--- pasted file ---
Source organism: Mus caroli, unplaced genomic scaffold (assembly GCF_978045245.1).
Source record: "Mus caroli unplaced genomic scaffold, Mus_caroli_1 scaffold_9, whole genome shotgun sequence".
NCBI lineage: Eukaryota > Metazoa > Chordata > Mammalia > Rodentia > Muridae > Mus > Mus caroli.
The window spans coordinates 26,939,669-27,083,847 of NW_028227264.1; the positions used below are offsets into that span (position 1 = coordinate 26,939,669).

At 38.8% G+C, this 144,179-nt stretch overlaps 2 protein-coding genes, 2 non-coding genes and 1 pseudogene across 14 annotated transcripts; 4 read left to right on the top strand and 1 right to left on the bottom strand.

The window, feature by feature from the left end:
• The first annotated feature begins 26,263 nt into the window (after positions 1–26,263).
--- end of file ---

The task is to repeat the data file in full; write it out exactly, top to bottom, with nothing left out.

Source organism: Mus caroli, unplaced genomic scaffold (assembly GCF_978045245.1).
Source record: "Mus caroli unplaced genomic scaffold, Mus_caroli_1 scaffold_9, whole genome shotgun sequence".
NCBI lineage: Eukaryota > Metazoa > Chordata > Mammalia > Rodentia > Muridae > Mus > Mus caroli.
The window spans coordinates 26,939,669-27,083,847 of NW_028227264.1; the positions used below are offsets into that span (position 1 = coordinate 26,939,669).

At 38.8% G+C, this 144,179-nt stretch overlaps 2 protein-coding genes, 2 non-coding genes and 1 pseudogene across 14 annotated transcripts; 4 read left to right on the top strand and 1 right to left on the bottom strand.

The window, feature by feature from the left end:
• The first annotated feature begins 26,263 nt into the window (after positions 1–26,263).